We kept walking, and our imaginations started to run wild. Casey went down the route of vagabonds and sasquatches. I went straight to ax murderers that dump dead bodies in the pond. We made a few jokes about it, but I think it creeped us both out a little bit so we picked up the pace (I was also REALLY cold).


It was an easy trail loop around the main pond and back to the car (thanks to Casey’s keen sense of direction or else I would’ve been going in circles through the forest). While I’m glad we got out for this hike, I have to say my favorite part was driving out to a new area and seeing a new town, not so much the park itself. I’m really hoping this was our final sendoff to the winter season. I promise guys, once it starts getting sunny and warmer you won’t have to read about me complaining about the weather…until it gets too hot. Kidding! 😀

Cleveland Metroparks List

Acacia Reservation – Cedar Rd, Lyndhurst, OH 44124

Bedford Reservation – 14505 Button Rd, Walton Hills, OH 44146

Big Creek Reservation – 4101 Fulton Pkwy, Cleveland, OH 44144

Bradley Woods Reservation – 4101 Fulton Pkwy, Cleveland, OH 44145

Brecksville Reservation – 9000 Chippewa Creek Drive, Brecksville, OH 44141

Brookside Reservation – 3900 John Nagy Blvd, Cleveland, OH 44144

Euclid Creek Reservation – Metro Park Drive, Euclid, OH 44143

Garfield Park Reservation – 11350 Broadway Ave, Garfield Heights, OH 44125

Hinckley Reservation – 1953 State Road,  Hinckley, OH 44233

Huntington Reservation – 28728 Wolf Picnic Area Dr, Bay Village, OH 44140

Lakefront Reservation – 12 Cumberland Ave, Cleveland, OH 44110

Mill Stream Run Reservation – Valley Pkwy, Strongsville, OH 44136

North Chagrin Reservation – North Chagrin Nature Center, River Rd, Willoughby Hills, OH 44094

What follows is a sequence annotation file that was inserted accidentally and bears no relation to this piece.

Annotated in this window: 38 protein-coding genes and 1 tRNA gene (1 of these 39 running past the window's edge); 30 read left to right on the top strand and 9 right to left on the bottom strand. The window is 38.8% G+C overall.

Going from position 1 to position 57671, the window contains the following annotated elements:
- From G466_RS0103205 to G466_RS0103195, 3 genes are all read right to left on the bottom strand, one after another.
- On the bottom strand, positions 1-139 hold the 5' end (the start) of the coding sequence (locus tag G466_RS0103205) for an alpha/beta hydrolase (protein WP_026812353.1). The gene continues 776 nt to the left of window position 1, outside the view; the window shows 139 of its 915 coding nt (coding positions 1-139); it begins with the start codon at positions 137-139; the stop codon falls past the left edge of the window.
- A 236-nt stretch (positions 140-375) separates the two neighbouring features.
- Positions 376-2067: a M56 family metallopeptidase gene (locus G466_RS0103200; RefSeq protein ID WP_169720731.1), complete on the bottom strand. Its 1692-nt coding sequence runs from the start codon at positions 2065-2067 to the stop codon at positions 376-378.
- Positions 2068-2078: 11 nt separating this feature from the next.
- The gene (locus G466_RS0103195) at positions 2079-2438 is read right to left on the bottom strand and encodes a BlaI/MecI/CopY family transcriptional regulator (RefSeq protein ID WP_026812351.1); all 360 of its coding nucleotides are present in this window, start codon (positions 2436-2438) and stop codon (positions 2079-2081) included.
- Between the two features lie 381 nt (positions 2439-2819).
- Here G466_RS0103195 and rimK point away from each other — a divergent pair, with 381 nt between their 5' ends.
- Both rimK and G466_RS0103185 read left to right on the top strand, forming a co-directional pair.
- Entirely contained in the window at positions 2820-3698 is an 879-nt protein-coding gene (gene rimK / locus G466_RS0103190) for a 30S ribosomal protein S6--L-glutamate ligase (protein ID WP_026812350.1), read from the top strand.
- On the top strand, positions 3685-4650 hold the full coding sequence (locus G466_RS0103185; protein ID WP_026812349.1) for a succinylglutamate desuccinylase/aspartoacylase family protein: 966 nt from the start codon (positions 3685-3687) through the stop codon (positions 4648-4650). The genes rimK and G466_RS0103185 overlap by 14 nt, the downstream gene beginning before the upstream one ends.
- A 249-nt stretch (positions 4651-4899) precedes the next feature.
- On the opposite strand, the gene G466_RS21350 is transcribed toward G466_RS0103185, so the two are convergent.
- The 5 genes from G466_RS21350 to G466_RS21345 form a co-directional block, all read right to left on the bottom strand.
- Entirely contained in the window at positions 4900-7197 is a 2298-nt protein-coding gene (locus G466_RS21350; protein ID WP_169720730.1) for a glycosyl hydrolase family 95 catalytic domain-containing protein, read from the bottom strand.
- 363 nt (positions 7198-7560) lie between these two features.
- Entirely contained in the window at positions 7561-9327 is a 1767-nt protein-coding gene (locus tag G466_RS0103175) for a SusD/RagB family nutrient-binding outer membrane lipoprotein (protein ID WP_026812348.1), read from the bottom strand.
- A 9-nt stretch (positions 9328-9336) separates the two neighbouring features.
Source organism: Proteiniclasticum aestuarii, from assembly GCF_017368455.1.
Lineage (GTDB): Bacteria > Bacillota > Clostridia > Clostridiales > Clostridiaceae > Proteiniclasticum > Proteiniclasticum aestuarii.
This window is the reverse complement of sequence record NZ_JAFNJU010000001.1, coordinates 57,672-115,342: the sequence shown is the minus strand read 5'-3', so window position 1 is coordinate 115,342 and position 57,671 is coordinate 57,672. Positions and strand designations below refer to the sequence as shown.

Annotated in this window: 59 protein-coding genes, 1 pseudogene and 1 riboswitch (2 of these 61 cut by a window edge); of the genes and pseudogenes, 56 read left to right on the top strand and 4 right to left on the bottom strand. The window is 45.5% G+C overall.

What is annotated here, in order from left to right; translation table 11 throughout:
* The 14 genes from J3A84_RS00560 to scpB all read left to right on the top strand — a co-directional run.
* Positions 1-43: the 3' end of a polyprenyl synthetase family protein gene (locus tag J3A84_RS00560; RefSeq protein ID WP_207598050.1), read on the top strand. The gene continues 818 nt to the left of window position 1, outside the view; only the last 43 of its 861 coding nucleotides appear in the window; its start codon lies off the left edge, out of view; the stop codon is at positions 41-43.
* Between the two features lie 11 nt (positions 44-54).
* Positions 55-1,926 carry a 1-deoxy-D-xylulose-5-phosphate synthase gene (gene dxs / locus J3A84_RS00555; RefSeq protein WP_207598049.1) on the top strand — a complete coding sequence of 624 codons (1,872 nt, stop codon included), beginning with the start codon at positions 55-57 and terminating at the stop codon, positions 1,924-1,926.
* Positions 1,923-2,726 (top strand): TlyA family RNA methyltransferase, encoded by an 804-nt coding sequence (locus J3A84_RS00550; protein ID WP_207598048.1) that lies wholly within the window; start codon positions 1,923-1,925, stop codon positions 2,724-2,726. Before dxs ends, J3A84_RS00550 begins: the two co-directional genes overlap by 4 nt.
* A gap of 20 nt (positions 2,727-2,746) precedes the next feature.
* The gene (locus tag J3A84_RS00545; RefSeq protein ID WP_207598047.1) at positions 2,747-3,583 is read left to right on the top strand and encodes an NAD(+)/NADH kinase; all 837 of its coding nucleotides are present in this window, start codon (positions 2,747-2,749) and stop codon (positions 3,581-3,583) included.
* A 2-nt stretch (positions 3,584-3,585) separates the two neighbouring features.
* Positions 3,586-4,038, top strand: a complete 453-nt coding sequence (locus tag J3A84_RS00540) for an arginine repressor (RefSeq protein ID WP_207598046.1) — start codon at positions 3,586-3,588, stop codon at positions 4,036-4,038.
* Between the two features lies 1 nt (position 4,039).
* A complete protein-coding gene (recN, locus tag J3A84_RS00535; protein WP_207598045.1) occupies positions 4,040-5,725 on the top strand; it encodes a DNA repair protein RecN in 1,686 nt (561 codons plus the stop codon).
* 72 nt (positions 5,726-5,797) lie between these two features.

Ohio & Erie Canal Reservation – 1000 Harvard Ave W, Cleveland, OH 44105

Rocky River Reservation – 24000 Valley Pkwy, North Olmsted, OH 44070

South Chagrin Reservation – 37374 Miles Road, Bentleyville, OH 44022

Washington Reservation – 3841 Washington Park Blvd, Cleveland, OH 44105

West Creek Reservation – 2277 W Ridgewood Dr, Parma, OH 44134

His – North Chagrin Reservation – Squire’s Castle

20170312_103008Frigid, blustery and gray – this week’s hike was very symbolic of my emotions this time of year. I don’t bring this up to a lot of people, but I feel like this is a very appropriate forum to pull the curtain back and give some depth and meaning of my love for the outdoors.  A little over two years ago, on March 7th 2015, I sat in a hospital waiting room and was told that my mom, who was fifty years old, had stage four cancer. Eight days later, on March 15th 2015, she was gone.

Life can never prepare you for those words. To lose a parent at any age is rough. To lose a parent at fifty years old, in what is considered to be the “golden years”, is devastating. Two years later, I still struggle to process what happened. Anyone who knows me on a personal level knows how optimistic I am. This week I’ve been down in the dumps on and off. I think about my mom passing away every day. It’s mentally crippling. For anyone who says it gets easier with time is full of shit. Life continues on, but it never gets easier.